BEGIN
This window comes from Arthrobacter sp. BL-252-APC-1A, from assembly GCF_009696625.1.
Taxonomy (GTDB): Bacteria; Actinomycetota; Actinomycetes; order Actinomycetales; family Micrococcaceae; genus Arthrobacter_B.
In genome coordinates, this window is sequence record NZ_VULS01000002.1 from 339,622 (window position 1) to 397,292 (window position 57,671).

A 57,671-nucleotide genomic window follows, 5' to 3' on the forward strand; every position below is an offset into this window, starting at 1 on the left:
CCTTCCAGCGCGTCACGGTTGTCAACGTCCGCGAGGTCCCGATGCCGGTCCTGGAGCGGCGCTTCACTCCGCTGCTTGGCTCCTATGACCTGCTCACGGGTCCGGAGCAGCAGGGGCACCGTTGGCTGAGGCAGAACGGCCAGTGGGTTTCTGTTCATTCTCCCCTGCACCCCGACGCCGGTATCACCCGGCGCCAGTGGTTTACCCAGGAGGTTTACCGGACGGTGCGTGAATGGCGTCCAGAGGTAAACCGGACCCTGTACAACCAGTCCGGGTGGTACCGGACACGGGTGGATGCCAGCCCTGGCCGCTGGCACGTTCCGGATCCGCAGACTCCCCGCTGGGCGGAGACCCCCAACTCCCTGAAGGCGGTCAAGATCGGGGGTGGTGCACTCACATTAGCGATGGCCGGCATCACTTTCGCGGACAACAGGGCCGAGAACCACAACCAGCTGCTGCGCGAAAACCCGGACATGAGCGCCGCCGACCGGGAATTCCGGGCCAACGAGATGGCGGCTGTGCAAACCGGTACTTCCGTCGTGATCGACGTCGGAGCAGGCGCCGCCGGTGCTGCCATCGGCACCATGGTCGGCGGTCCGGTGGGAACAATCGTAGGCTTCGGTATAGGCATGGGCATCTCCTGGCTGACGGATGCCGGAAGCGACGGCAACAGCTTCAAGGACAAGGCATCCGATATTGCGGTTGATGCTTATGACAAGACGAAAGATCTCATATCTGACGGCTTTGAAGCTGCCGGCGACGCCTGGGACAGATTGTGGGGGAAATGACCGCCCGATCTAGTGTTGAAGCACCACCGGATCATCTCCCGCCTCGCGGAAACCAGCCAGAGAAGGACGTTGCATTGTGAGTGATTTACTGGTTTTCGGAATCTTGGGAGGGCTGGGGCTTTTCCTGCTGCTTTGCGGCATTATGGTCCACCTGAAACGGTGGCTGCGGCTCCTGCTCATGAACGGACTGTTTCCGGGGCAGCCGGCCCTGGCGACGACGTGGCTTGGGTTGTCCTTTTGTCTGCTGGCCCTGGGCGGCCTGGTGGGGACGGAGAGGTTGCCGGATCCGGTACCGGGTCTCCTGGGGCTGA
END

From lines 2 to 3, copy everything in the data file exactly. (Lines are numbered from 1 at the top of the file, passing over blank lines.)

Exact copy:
Taxonomy (GTDB): Bacteria; Actinomycetota; Actinomycetes; order Actinomycetales; family Micrococcaceae; genus Arthrobacter_B.
In genome coordinates, this window is sequence record NZ_VULS01000002.1 from 339,622 (window position 1) to 397,292 (window position 57,671).